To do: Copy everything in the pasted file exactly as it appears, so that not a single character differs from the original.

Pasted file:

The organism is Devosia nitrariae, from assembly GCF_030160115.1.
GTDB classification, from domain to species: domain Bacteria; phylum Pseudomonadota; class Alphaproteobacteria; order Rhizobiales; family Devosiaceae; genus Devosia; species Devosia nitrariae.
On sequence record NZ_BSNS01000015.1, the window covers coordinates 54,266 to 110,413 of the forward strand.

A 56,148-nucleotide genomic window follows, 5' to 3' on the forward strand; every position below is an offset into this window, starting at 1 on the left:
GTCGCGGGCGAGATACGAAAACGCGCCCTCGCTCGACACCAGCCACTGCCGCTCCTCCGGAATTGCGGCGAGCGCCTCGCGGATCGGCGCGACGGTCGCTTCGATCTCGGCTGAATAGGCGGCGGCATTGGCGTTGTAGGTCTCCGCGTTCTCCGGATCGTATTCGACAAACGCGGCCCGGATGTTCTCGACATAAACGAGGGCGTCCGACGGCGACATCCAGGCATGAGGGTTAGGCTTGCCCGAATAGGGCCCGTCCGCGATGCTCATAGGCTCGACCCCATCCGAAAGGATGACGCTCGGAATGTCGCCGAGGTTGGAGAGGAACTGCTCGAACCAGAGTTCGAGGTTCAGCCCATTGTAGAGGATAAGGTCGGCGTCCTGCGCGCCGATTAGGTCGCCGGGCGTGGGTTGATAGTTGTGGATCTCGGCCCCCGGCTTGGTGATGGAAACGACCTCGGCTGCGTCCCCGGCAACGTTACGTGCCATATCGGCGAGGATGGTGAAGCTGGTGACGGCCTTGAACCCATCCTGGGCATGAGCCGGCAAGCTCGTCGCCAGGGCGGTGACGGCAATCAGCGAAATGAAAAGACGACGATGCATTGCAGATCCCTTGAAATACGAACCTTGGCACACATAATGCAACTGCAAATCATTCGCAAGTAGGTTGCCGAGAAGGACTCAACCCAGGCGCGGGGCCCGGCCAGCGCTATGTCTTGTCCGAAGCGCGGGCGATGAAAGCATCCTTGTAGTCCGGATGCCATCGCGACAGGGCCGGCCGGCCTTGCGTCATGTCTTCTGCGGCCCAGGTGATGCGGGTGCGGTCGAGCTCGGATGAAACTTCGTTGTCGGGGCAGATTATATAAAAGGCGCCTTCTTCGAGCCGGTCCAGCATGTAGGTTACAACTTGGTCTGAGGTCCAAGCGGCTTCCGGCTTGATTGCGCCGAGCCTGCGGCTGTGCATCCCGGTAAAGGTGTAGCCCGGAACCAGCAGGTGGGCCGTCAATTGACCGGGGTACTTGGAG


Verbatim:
The organism is Devosia nitrariae, from assembly GCF_030160115.1.
GTDB classification, from domain to species: domain Bacteria; phylum Pseudomonadota; class Alphaproteobacteria; order Rhizobiales; family Devosiaceae; genus Devosia; species Devosia nitrariae.
On sequence record NZ_BSNS01000015.1, the window covers coordinates 54,266 to 110,413 of the forward strand.

A 56,148-nucleotide genomic window follows, 5' to 3' on the forward strand; every position below is an offset into this window, starting at 1 on the left:
GTCGCGGGCGAGATACGAAAACGCGCCCTCGCTCGACACCAGCCACTGCCGCTCCTCCGGAATTGCGGCGAGCGCCTCGCGGATCGGCGCGACGGTCGCTTCGATCTCGGCTGAATAGGCGGCGGCATTGGCGTTGTAGGTCTCCGCGTTCTCCGGATCGTATTCGACAAACGCGGCCCGGATGTTCTCGACATAAACGAGGGCGTCCGACGGCGACATCCAGGCATGAGGGTTAGGCTTGCCCGAATAGGGCCCGTCCGCGATGCTCATAGGCTCGACCCCATCCGAAAGGATGACGCTCGGAATGTCGCCGAGGTTGGAGAGGAACTGCTCGAACCAGAGTTCGAGGTTCAGCCCATTGTAGAGGATAAGGTCGGCGTCCTGCGCGCCGATTAGGTCGCCGGGCGTGGGTTGATAGTTGTGGATCTCGGCCCCCGGCTTGGTGATGGAAACGACCTCGGCTGCGTCCCCGGCAACGTTACGTGCCATATCGGCGAGGATGGTGAAGCTGGTGACGGCCTTGAACCCATCCTGGGCATGAGCCGGCAAGCTCGTCGCCAGGGCGGTGACGGCAATCAGCGAAATGAAAAGACGACGATGCATTGCAGATCCCTTGAAATACGAACCTTGGCACACATAATGCAACTGCAAATCATTCGCAAGTAGGTTGCCGAGAAGGACTCAACCCAGGCGCGGGGCCCGGCCAGCGCTATGTCTTGTCCGAAGCGCGGGCGATGAAAGCATCCTTGTAGTCCGGATGCCATCGCGACAGGGCCGGCCGGCCTTGCGTCATGTCTTCTGCGGCCCAGGTGATGCGGGTGCGGTCGAGCTCGGATGAAACTTCGTTGTCGGGGCAGATTATATAAAAGGCGCCTTCTTCGAGCCGGTCCAGCATGTAGGTTACAACTTGGTCTGAGGTCCAAGCGGCTTCCGGCTTGATTGCGCCGAGCCTGCGGCTGTGCATCCCGGTAAAGGTGTAGCCCGGAACCAGCAGGTGGGCCGTCAATTGACCGGGGTACTTGGAG